This site is intended for health professionals only


It’s beginning to look a lot like Covid



I’ve not seen the detail of the Covid vaccine DES yet, but there’s enough devil in the précis for me to be feeling queasy already.

I’ll not bore you with the 101 logistical headaches this DES will cause us, because you’ll have thought of them already. But I would highlight that it looks like we could be Covid-jabbing through the bank holidays. As they kick off with 25 December, maybe we should get that fat bloke who achieves global coverage every Christmas to help out – and maybe his mate Frosty the Snowman could solve the refrigeration issue, too.

All of which suggests that heading up a Covid vaccine campaign is not on my Christmas list this year. Correct. What is there, right between a Scalextric and a year’s supply of fluoxetine, is some clarity of message from the GPC.

After all, on 29 November, we had a GPC letter to NHSE which I’d paraphrase as follows: ‘More GP appointments provided…fewer GPs…media criticism…no support for GPs…profession exhausted…’ And about a week later we had the GPC announcing that GPs would be taking on the most intense and fraught vaccination campaign in history. The message here isn’t so much mixed as sliced, diced and put in a blender.

And it leaves us in a lose-lose. Take on the DES and we risk implosion. Decline the DES and we risk another media slating.

The glib response is, of course, that we’re ‘ideally placed’ to provide the programme. Yes, and we’re ideally placed to do everything else, aren’t we, from screening for domestic violence to checking domestic boilers. And if we continue to absorb everything else we’re ideally placed for, then either we really are underemployed or we really are going to fall over. I know which I believe, but I’m not sure the GPC does. It’s even glibber response, I’m guessing, might be that, if you want something done, you ask a busy person. Yes, but not a burnt-out one.

Dr Tony Copperfield is a GP in Essex. Read more of Copperfield’s blogs at http://www.pulsetoday.co.uk/views/copperfield

READERS' COMMENTS [8]

Jonathan Heatley 9 November, 2020 10:50 am

if we can organise a drive through system where the patients don’t leave their car (like the testing station setups), then it is just about doable. However if the patients have to wait 15 minutes while also socially isolating then its completely impossible. In our surgery the waiting room will hold about 10 patients which means an hourly throughput of around 30. We have at least 4,000 in the at risk elderly cohort so this would need around 130 hours of devoted surgery time. If the vaccine needs two doses thats 260 hours or a minimum of 60 half days. This is in addition to our already very busy workload. This is going to be very interesting!

Reply moderated
Paul Hartley 9 November, 2020 1:14 pm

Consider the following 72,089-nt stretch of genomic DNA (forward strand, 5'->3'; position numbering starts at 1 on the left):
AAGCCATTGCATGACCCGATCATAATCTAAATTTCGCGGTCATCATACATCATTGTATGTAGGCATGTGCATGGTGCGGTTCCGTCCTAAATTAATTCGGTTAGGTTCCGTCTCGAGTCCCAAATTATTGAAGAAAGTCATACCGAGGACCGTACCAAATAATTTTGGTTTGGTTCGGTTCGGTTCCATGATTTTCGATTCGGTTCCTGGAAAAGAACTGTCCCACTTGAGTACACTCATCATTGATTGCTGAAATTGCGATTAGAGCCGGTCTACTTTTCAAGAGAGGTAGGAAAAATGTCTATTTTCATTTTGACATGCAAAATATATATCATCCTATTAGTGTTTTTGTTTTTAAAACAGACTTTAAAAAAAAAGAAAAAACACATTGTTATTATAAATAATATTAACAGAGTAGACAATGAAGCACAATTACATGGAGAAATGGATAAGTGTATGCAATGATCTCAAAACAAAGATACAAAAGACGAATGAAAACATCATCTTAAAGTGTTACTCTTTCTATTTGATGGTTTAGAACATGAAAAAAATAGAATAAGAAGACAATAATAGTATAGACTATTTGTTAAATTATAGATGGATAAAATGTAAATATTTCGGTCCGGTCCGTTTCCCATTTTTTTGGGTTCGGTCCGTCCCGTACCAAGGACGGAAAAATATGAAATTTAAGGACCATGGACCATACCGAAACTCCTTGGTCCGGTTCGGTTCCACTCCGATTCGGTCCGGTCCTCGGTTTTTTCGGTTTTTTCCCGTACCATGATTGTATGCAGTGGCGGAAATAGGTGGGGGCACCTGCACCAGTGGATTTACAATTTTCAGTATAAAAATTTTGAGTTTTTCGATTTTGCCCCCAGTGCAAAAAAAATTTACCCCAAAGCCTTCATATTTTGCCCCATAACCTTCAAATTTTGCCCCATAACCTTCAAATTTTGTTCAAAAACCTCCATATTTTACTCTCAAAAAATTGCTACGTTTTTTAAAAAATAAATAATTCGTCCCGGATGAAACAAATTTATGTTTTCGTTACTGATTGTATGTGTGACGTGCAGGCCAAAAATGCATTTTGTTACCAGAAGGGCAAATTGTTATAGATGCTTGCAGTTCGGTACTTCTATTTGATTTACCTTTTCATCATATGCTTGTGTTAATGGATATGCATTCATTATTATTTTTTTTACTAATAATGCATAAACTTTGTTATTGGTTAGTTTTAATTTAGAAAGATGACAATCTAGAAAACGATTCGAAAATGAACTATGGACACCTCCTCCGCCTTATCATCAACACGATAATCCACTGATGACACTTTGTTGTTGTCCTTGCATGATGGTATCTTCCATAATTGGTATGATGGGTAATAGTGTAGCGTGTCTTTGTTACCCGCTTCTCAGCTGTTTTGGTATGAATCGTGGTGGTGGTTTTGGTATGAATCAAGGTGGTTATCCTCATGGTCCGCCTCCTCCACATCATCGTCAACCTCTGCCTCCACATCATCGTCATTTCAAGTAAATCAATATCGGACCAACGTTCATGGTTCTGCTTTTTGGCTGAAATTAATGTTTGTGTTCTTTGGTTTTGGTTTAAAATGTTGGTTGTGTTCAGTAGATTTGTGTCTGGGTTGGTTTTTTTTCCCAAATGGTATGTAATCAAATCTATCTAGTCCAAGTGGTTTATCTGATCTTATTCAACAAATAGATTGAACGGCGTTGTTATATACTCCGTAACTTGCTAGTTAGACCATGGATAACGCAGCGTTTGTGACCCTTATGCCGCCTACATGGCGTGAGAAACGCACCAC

Brilliant as usual!

Paul Attwood 9 November, 2020 1:16 pm

This is a serious no brainer when it comes to providing the service. Vaccine needs to be kept at -70C and it comes in a multidose bottle of 1000 doses with a five day expiry. That effectively rules out most practices. Don’t get me started on the payment schedule. Pay goobers get numpties.

This national vaccination needs a national response, centrally co-ordinated. No doubt they will want it staffed but I am fresh out of fecks to give nowadays so will pass. Again freshly minted dough boys and girls, straight from their video on how to give a jab, certificate in hand can (wo)man these centres.

Think I might prefer taking a risk with Covid. (TFIC)

Reply moderated
David Turner 9 November, 2020 1:59 pm

Rather obvious point here, but why don’t the government use their own drive through testing centres to administer the vaccine ? They can employ locum nurses and GPs to administer?

Patrick Flynn 9 November, 2020 2:24 pm

HMG might consider ‘sending in the army’. Unfortunately (as someone has observed elsewhere), ‘the cavalry ain’t coming as the horses have voluntarily gone to the knackers yard.’
Looks like there is going to be a surplus of vaccine?

Reply moderated
Patrufini Duffy 10 November, 2020 1:52 pm

The vaccine counselling is going to obliterate clinician time. And the misinformation. GP scapegoating has started for 2021. HAPPY NEW YEAR! Yes, and I’m glad and off-put that the UK population’s fluoxetine, sertraline and citalopram stocks have not waned and kept the privileged all ‘well’ and copiously anxious.

Stuart Hazle 13 November, 2020 9:16 am

Let’s wait until we have a vaccine which has fully passed all testing and safety evaluations.
Reminder to all: the Gov changed regulations to allow fast-tracking of vaccine whilst at the same time removing any responsibility for adverse reactions and compensation.
Why do you think they did that?

Qasim Bhatti 18 November, 2020 9:06 am

we are scapegoated anyway and keep getting a media slating – whats a little more?
dont forget – the tube drivers went on strike, got a slating, but got better terms.

we are the only ones afraid of doing this.

when are we gonna grow a pair?